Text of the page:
Tuesday, June 14, 2011

Modeling Is for White Girls


Models Wanted:
Looking For: Tall Women, lithe, not too muscular, not too bulky
Attractive.
Natural looking
Ambiguous Ethnicity a Plus
NOT Dark, NOT Black
If you fit the criteria we want to meet you in Paris, Milan, London, and all the other Fashion Capitals of the World.
--The Management



If you saw the above ad posted on a bulletin board, or run in the newspaper it's safe to say most of us Black women would be offended. We'd be ready to write somebody a letter, call Al Sharpton and see when we could stage the next protest, until this injustice was undone. But because the discrimination in the modeling world is not as blatant as the above ad we don't say anything at all. We ooh and ahh over the fashions on bodies that don't look like us from designers that may or may not want anything to do with us.

According to Carole White, former agent for supermodel Naomi Campbell, Paris and Milan don't want black girls on their runway. I find this funny as in 2008 it was Vogue Italia -- which is run out of Milan -- had their all Black issue where every model from the cover and in between every page was of African descent if not African. I remember the Today show doing an entire segment on the "historic publication" and the initiation of the conversation of why it's taken so long for Black beauty to be seen and celebrated in a major fashion publication. (Vogue Italia has since reprised the all Black issue for their May 2011 edition)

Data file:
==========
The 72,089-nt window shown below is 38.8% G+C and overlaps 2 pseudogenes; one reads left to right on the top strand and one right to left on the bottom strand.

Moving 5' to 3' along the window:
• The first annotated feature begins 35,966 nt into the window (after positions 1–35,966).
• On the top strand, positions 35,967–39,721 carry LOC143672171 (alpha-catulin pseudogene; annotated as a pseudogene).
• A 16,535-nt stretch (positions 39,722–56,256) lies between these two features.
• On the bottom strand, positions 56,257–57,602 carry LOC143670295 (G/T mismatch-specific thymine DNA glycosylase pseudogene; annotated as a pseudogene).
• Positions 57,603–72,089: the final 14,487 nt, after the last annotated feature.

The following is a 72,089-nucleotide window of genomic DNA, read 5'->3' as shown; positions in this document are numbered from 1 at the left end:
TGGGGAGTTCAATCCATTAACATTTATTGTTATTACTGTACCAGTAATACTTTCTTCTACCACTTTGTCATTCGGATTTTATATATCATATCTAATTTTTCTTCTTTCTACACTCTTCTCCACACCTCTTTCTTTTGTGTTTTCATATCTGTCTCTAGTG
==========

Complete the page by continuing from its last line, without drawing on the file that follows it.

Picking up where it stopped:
But just as quickly as the conversation started it stalled.



Three years after that historic issue -- and its follow up -- Black models still find it difficult to get work.



This year's Fashion Week was the "whitest" in three years. And to top it off Black models staged a protest over the hiring of a white fashion director at Essence; the premiere fashion publication for Black women in the United States. In a move toward cultural and ethnic diversity Black women have moved from first in the pack to the last behind the more ethnically unidentifiable.

How many seasons of America's Next Top Model have we seen Tyra tell the lone Asian girl, the lone Indian girl, or the lone Latina that they need to make their ethnicity work for them the same way she makes her forehead Fierce (finger wag implied). How many seasons of Project Runway do we see both aspiring Black models and Black fashion designers passed over for the average "Becky" in khakis and a polo?

These are the images projected in mainstream television shows many Black women and women of various ethnic backgrounds tune into night after night, week after week, season after season. We don't demand a change from our remote control. We don't demand a change from the stores that we choose to shop in, and we don't demand a change from the high end designers we long to have hanging in our closets. Therefore if we don't demand such change do we really have the right to get mad when someone like Satoshi Kanazawa writes a scientific article about Black women being objectively the least attractive women in the world. If we don't demand a change by changing our habits do we really have the right to be taken aback when a documentarian shows us that we are not above color.